The secret to a healthy lifestyle

Eric Pesach Harbor, food consultant: 'The secret to a healthy lifestyle was written hundreds of years ago.'

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Alternative healing
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Eric Pesach Harbor, a food consultant, believes that "the secret to a healthy lifestyle was written hundreds of years ago."

Many people who seek preventive medical services are surprised to discover that the foundation and rules for good health have existed for hundreds of years.

The Eric Pesach Harbor Center food consultant brings you the story of the Jewish rabbi who said thousands of years ago almost everything we know about a healthy lifestyle.

His name is common in many parts of the world: Rabbi Moshe Ben Maimon. Otherwise known as Rambam, or Maimonides, he was a scholar, physician, and philosopher of the Middle Ages, one of the most fascinating figures in Jewish history and medicine. Rambam was born in 1135 in Spain and, unlike many others who were ahead of their time, received great respect and appreciation for his knowledge in his own lifetime.

Eric Pesach Harbor: "Beyond the daily care of patients, he wrote many books in the field of medicine, health rules, health problems, obesity, and even how to restore the body to its natural and desirable weight."

Eric Pesach Harbor adds: "Even after hundreds of years, the rabbi's articles are relevant. Doctors who are exposed to his words for the first time are surprised to discover that he has already treated and studied various medical topics that receive great attention in our time."

As a rule of thumb, it is recommended not to eat unless you are hungry and not to drink unless you are thirsty because we do not always distinguish between hunger, which is a real and physical need caused by a decrease in blood sugar levels, boredom, or just an escape to a momentary consolation.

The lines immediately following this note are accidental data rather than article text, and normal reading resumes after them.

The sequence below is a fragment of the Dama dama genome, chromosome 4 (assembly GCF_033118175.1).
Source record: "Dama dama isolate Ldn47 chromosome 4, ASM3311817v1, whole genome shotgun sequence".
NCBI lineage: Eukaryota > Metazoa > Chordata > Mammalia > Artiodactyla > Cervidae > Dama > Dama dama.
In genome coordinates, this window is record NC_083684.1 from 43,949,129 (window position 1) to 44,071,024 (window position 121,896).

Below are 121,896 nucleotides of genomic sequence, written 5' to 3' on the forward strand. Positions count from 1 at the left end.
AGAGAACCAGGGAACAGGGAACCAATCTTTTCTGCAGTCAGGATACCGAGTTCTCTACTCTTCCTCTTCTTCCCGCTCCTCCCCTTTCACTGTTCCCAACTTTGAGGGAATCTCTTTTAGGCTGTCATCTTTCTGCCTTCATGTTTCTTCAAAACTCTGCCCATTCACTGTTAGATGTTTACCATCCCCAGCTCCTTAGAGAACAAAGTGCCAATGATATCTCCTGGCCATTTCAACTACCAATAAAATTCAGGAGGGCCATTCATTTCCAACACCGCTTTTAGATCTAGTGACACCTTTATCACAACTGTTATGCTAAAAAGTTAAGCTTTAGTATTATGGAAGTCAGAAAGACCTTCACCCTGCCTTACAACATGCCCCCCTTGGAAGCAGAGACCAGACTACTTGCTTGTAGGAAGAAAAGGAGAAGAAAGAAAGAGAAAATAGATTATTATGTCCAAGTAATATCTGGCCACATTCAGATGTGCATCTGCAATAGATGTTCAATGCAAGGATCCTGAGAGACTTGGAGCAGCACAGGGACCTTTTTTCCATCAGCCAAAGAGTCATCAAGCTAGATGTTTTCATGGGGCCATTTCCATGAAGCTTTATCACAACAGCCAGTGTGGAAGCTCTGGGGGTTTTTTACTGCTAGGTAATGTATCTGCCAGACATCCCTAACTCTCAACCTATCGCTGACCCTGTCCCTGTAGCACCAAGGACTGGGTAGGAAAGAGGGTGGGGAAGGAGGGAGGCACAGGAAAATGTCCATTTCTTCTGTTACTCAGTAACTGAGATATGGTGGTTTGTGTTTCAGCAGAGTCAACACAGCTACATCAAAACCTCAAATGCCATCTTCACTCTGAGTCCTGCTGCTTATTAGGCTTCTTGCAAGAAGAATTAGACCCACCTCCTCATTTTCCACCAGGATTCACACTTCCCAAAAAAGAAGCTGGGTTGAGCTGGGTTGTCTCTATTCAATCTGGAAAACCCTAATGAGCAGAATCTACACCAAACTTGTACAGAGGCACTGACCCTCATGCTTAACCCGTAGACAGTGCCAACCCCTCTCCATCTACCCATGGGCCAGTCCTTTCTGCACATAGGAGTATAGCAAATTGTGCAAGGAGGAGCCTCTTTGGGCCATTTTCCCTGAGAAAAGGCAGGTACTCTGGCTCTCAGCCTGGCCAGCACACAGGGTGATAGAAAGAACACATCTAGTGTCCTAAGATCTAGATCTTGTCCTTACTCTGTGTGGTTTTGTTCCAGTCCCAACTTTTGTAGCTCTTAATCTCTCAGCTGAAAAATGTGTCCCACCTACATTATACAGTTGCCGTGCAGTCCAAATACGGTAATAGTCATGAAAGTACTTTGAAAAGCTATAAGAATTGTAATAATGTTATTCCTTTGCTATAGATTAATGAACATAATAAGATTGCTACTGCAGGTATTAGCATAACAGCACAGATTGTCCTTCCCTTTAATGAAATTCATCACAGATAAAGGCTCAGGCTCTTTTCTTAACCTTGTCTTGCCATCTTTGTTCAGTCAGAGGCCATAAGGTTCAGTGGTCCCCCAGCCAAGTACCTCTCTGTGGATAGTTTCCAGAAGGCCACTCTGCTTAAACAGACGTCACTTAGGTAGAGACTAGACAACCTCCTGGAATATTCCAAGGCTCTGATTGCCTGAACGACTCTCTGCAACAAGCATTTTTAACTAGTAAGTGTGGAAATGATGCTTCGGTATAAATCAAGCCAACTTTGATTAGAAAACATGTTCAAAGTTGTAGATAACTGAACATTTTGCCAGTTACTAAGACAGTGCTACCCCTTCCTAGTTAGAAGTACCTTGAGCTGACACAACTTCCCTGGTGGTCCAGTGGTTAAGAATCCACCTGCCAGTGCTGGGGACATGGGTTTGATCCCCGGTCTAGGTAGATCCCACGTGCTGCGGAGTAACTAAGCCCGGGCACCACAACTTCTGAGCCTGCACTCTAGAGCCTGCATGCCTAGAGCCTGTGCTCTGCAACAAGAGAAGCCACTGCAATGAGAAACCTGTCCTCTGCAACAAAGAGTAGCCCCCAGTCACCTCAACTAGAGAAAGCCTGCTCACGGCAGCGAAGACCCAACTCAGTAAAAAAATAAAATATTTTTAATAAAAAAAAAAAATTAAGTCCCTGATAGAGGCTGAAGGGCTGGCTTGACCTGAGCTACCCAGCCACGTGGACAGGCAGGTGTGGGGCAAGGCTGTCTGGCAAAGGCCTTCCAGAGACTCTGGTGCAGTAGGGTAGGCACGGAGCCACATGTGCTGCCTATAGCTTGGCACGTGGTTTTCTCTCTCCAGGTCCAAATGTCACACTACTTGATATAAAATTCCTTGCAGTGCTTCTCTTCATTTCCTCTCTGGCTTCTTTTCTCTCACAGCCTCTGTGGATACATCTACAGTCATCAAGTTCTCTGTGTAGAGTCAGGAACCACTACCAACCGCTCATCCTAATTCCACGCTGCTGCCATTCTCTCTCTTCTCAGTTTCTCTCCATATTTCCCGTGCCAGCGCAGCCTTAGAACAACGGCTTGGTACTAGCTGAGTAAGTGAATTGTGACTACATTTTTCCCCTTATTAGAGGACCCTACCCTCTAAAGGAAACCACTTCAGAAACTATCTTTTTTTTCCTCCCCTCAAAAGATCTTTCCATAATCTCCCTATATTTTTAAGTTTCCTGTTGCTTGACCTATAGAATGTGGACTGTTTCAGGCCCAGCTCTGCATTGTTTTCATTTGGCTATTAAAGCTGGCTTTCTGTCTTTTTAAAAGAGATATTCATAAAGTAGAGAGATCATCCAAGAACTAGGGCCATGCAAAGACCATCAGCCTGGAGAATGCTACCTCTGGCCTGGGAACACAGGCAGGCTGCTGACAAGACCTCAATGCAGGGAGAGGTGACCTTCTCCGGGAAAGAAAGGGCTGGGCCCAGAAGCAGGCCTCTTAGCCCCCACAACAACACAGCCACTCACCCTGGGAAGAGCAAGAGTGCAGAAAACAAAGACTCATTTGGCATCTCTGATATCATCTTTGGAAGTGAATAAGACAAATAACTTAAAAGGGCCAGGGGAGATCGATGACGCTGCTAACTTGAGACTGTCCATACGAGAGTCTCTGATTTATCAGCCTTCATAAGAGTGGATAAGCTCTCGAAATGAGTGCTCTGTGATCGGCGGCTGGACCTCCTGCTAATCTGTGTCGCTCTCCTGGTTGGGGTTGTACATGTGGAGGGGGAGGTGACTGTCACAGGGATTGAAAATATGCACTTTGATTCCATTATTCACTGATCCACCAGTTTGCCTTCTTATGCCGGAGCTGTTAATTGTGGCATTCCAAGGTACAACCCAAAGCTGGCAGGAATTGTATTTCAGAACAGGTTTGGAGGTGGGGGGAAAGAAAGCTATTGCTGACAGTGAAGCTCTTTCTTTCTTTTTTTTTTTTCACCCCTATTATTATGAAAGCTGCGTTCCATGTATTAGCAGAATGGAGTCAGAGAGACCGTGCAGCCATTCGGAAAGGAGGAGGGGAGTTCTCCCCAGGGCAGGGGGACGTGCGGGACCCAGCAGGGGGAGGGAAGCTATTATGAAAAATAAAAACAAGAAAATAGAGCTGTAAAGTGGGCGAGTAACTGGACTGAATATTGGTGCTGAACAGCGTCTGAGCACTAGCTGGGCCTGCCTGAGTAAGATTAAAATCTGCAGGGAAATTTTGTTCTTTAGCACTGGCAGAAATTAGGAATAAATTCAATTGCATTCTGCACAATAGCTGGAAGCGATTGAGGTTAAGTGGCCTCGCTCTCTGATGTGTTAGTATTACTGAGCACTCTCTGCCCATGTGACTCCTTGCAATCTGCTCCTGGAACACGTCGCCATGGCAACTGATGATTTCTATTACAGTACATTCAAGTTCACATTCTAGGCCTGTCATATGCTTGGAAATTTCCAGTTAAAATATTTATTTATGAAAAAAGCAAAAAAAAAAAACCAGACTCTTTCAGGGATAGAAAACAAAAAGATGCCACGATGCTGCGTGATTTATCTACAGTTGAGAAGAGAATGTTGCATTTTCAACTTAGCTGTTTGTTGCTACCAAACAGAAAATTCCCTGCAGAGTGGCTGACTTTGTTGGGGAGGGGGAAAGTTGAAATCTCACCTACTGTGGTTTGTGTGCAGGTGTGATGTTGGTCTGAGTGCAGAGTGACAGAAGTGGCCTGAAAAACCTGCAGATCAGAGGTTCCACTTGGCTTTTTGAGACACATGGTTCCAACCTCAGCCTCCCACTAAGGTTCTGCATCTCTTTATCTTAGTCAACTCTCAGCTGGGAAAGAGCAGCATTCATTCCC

Besides, Rambam emphasizes that it is forbidden for a person to refrain from going to the bathroom and that the waste must be removed from the body as soon as it is felt. Otherwise, the food sticks to the intestinal walls and causes rotting and poisonous gases.

Diets that limit us to specific amounts or doses can cause depression and a feeling of suffocation during the process. Therefore, because each person has a different stomach capacity, Rambam recommends not eating to satiety, but to 75%. According to his articles, if a person waits for about 15 minutes, he will begin to feel a real sense of satiety even though at the end of the meal he feels that he still wants to eat. For the same reason, he recommends chewing a lot and slowly.

Eric Pesach Harbor adds, "Another interesting point that the rabbi relates to dieting. One of the biggest mistakes of a person who begins a diet process is the perception that if he eats low-calorie products or if he eats in small quantities, he will become thinner and healthier. Recent studies prove that the rabbi's approach to the subject is correct."

Another recommendation is not to drink water during the meal, but only afterward.

Food before bedtime

A warning that has become accepted throughout the medical world is the reason for not eating before bedtime. As we sleep, the digestive system undergoes a process of preparing to remove the waste in the morning, so if you eat before bedtime, the food will not digest properly.

The issue of exercise and sport is of paramount importance. Rambam warns that those who do not exercise, even if they eat healthily, harm the entire body and even the metabolism.

What to eat first

The order of the meal is of great importance, and therefore one should always start with easy food and then switch to harder-to-digest foods such as meat, chicken, etc.

The menu should change from season to season, so in the summer you should eat cold foods and try to use as few spices as possible and in the winter, hot foods with many spices.

"Some foods are terrible and worthy that a person should never eat them," Rambam writes. "Salty and old fish, smoked salty cheese, smoked salted meat, old wine and every dish cooked or roasted to the point of losing its flavor and smell."

According to the Eric Pesach Harbor Center, many studies have confirmed Rambam's articles and warnings, such as the prohibition on eating honey until the age of one year. Indeed, scientists discovered that there is a bacterium in honey that the baby does not overcome until this age. Another example is to sleep at least 7-8 hours a night to balance all hormonal activity in the body. Scientists also saw that few hours of sleep caused obesity, eating disorders, attention deficit problems and more.

"In summary, we understand that human health depends on several levels: mental state, stress and ease, sport and food," food consultant Eric Pesach Harbor food consultant concludes.








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